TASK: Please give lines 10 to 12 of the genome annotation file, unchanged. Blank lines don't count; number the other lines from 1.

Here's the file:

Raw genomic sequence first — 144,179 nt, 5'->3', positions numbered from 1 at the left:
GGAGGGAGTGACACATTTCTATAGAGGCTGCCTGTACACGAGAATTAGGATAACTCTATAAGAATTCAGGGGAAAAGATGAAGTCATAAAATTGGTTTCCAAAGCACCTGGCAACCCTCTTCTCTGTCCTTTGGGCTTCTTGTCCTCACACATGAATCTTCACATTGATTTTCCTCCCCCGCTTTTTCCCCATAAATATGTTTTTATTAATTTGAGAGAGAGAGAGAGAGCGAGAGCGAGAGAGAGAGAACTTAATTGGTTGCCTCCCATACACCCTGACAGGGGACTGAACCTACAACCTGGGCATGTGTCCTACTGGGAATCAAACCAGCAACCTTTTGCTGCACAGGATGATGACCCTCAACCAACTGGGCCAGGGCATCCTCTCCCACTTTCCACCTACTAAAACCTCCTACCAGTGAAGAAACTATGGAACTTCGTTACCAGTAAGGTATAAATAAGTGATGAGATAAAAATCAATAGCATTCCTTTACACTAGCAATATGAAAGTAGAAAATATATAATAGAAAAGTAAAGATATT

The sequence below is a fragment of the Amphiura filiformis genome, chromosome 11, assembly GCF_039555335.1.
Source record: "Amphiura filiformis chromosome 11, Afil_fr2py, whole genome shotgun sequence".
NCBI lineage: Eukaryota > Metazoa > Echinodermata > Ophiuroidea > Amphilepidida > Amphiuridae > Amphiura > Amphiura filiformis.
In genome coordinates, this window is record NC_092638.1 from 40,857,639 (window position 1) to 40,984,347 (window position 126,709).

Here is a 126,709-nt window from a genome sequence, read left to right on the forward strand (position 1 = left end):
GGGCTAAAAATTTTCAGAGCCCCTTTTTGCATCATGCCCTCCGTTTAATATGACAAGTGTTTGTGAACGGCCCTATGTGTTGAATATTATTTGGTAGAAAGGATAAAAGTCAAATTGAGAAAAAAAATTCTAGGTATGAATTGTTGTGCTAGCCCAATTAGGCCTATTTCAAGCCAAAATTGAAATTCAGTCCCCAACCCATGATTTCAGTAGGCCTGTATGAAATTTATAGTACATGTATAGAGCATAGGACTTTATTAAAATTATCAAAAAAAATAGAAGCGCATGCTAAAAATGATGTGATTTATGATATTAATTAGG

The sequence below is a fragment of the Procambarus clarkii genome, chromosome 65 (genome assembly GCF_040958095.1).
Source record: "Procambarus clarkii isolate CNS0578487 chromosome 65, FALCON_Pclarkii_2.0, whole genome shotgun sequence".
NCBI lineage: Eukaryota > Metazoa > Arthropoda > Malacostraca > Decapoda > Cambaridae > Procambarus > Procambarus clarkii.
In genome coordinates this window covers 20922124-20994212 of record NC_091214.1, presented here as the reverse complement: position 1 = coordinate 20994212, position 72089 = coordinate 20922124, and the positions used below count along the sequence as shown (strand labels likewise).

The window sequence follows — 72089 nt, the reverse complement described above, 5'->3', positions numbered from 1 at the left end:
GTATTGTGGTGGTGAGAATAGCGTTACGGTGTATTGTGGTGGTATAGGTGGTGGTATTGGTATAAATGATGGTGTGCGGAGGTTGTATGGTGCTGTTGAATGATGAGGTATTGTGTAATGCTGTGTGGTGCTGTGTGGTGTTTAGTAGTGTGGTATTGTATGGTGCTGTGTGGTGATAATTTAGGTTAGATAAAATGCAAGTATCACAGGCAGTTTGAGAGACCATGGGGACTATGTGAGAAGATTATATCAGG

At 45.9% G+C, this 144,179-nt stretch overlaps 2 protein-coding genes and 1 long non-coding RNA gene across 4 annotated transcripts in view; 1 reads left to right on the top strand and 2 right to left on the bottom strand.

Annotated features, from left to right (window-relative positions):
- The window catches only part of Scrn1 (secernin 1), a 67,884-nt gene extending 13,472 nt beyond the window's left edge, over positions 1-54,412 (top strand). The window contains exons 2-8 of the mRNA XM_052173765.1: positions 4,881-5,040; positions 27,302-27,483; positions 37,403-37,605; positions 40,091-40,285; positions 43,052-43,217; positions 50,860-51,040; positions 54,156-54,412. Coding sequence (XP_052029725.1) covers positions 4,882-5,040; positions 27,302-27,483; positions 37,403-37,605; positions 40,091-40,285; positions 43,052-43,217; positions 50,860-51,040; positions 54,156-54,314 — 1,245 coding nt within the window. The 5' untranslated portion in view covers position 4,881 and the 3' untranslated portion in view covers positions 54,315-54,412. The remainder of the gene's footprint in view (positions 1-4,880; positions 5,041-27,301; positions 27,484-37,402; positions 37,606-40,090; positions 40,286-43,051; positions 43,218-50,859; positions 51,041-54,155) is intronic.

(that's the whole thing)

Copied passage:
Source record: "Procambarus clarkii isolate CNS0578487 chromosome 65, FALCON_Pclarkii_2.0, whole genome shotgun sequence".
NCBI lineage: Eukaryota > Metazoa > Arthropoda > Malacostraca > Decapoda > Cambaridae > Procambarus > Procambarus clarkii.
In genome coordinates this window covers 20922124-20994212 of record NC_091214.1, presented here as the reverse complement: position 1 = coordinate 20994212, position 72089 = coordinate 20922124, and the positions used below count along the sequence as shown (strand labels likewise).